“He said they were never outfitted,” Adrian added. “The coins distracted the Trackers, along with our capture. After the Trackers haphazardly tossed Shamus and Natasha into their cells, they rushed off, not looking back once. To quote Shamus, ‘we were just pesky rodents who didn’t garner a second look.’”

“It was a blessing from Tykhe.”

Adrian smiled back at me. “It was.”

He then translated once more, trying to keep Shamus dialect intact. “Aye, we were at our wits end when ya’ll burst in.”

I ran a hand over Shamus smooth back. “Happy to help.”

Clemente on the other hand, had a different story to tell. His started long ago. Like Shamus’ father, he was a hero amongst the sprites. Although, his devotion centered on the protection of the nixies and merfolk who ventured away from their homes. This decision left him as a nomad without a family of his own. But over the past few years, Clemente spent increasingly more time in Tritonis. Here, Shamus was taken under his wings to pick up where Shamus’ own father left off. It wasn’t a well-known sentiment, but Clemente looked at Shamus like the son he never had. It was an emotion he masked behind a well-trained façade.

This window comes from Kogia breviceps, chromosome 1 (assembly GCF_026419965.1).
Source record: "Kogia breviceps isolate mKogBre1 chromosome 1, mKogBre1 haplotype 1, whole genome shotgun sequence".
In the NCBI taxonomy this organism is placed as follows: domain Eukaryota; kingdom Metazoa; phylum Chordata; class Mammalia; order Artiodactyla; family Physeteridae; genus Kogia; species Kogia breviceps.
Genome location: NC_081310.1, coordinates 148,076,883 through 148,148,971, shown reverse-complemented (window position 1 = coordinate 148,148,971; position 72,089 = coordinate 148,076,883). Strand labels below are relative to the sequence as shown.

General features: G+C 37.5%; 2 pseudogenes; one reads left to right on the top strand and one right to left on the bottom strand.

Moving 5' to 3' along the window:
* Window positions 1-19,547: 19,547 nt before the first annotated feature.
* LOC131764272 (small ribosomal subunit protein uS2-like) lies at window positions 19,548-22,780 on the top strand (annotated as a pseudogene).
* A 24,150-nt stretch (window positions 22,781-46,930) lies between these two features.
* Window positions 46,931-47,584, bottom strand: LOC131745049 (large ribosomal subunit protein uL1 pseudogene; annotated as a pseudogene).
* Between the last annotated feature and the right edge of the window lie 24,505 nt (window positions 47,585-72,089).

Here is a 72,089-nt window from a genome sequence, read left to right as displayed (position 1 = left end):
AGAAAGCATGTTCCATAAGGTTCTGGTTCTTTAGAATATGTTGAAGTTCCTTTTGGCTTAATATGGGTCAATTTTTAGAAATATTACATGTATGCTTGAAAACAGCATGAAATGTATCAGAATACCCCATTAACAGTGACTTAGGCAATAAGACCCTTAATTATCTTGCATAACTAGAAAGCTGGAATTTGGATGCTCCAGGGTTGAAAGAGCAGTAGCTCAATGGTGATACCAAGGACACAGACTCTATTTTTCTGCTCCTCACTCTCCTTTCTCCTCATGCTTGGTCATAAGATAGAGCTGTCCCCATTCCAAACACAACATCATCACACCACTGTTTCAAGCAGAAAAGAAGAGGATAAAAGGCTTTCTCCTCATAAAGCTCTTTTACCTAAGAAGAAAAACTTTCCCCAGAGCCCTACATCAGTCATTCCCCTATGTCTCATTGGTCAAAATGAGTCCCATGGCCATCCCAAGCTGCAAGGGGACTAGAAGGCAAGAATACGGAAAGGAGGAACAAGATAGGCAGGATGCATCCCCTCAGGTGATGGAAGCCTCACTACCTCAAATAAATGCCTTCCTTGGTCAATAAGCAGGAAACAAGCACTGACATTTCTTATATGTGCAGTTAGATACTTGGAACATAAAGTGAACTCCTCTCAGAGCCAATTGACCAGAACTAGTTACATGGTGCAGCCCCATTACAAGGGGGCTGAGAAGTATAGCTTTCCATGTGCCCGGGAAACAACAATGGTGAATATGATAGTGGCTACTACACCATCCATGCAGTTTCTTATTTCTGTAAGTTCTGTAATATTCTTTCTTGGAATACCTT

While he stood guard outside the cave, his mask cracked. He, too, thought Shamus a skilled warrior more than capable of holding his own, but he couldn’t help fear for the safety of his protégé. In a rare moment of weakness, the Trackers surprised Clemente, rendering him useless inside a net.

Nets, as their amount of use evidenced, were a tried and trued way to entrap underwater. Their mistake, though, was to leave Clemente unattended while they rushed inside to ambush us.